Bogus Brewing Gets Legit 

Community supported brewery signs new lease, unveils 'Idaho Public Offering'

Bogus brewer Lance Chavez and owner Collin Rudeen sip on their SupPorter at Bar Gernika.

Patrick Sweeney

Bogus brewer Lance Chavez and owner Collin Rudeen sip on their SupPorter at Bar Gernika.

Bogus Brewing is poised to take over The Venue's former home, according brewery founder Collin Rudeen, who signed a five-year lease on the building at 521 W. Broad St. in early June. Now, he's working to raise enough money to buy equipment and start pumping out brews.

But his fundraising efforts are following a slightly different path. Though the company already raised more than $30,000 through a Kickstarter campaign, it's hoping to attract more investors through an "Idaho Public Offering."

Bogus, which held a community ownership meeting June 11, is offering Idaho residents the opportunity to become shareholders in the company with a minimum investment of $1,000. Shareholders will automatically receive a Community Supported Brewery membership--which includes a rotating growler of beer every month--and will be able to test the brewery's pilot batches throughout the year. Shareholders will also have voting rights at meetings, receive dividends when possible and have a special owner's mug kept for them at the brewery.

"There should be the feeling that customers are participants," Rudeen said. "They'll be owners."

The company has enough money to start design work for its new, almost 4,000-square-foot space, but will need at least $240,000 to get the building ready for brewing, Rudeen said.

Last week, Rudeen and head brewer Lance Chavez, previously an assistant brewer at Sockeye Brewing, unveiled their first batch of beer. The duo served up a keg of its SupPorter at Bar Gernika during a "one-tap takeover" First Thursday, June 6.

The beer, which received solid reviews from patrons, was brewed using a Bogus recipe at Sawtooth Brewing Brewery, since Rudeen doesn't yet have a license to sell his beer.

"People are coming back for more, which is a good sign," said Jeff May, who owns Gernika. "It's not just one and done."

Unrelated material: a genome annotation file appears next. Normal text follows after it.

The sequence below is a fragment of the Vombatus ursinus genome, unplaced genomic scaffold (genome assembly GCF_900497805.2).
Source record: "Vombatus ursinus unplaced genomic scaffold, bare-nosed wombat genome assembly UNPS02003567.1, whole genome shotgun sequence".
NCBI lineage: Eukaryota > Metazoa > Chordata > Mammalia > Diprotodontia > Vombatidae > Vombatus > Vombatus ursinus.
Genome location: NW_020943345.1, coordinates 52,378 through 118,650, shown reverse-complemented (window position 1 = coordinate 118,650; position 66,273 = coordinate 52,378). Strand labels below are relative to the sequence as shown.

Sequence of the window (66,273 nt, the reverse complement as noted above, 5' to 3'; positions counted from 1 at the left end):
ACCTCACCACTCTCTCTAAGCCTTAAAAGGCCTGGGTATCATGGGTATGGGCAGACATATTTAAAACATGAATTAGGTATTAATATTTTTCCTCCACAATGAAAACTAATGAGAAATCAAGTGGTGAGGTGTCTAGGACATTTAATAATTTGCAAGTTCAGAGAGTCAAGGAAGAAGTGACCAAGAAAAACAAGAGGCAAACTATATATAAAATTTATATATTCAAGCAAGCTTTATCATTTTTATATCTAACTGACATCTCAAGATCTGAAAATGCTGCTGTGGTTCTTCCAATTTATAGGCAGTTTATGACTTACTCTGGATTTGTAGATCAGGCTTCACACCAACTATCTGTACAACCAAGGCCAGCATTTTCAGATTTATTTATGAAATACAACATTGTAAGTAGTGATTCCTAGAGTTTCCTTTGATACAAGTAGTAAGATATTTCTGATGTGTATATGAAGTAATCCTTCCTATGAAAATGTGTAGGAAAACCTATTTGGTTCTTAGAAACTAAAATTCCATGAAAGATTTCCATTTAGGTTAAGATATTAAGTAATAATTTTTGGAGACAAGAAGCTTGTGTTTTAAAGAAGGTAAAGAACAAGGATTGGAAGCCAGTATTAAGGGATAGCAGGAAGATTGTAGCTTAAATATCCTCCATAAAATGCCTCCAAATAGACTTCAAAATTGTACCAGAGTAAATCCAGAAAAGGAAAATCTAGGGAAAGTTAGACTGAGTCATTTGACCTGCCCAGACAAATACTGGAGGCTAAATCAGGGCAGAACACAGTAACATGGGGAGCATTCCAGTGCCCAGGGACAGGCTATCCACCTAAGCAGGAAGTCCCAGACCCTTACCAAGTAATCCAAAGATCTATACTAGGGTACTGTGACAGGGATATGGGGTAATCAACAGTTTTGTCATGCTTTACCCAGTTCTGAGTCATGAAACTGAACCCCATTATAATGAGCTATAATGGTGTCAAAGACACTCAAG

When Bogus is up and running, Rudeen plans to involve as many homebrewers and community organizations as possible. He wants to offer an incubation program for aspiring brewers to use a commercial system without having to make the upfront capital investment.

Dave Krick, who owns Bittercreek Ale House and Red Feather Lounge, is the first brewer lined up to use Bogus' system.

"For me, it's a chance to brew and test the ideas I have," said Krick. "I can see how they might work without getting too far into it."

Krick said he has entertained the idea of opening his own brewery for years, but simply hasn't had the time. Krick completed a master brewing course in Munich, Germany, but hasn't worked on a large-scale system.

"Not ever having been a commercial brewer, it's good to find out whether I'm any good," he said.

In the meantime, Rudeen is focused on reaching the $240,000 threshold. The money investors contribute will be held in escrow until he makes it to that point, he said.

Rudeen said installing equipment and wrapping up improvements on his new space will take at least six months once funds are in place, so spring of 2014 might be a "reasonable" time to expect to drink some of Bogus' brews in its new taproom.

"I thought we'd be open already," Rudeen said. "Now I know that idea was fairly naive."

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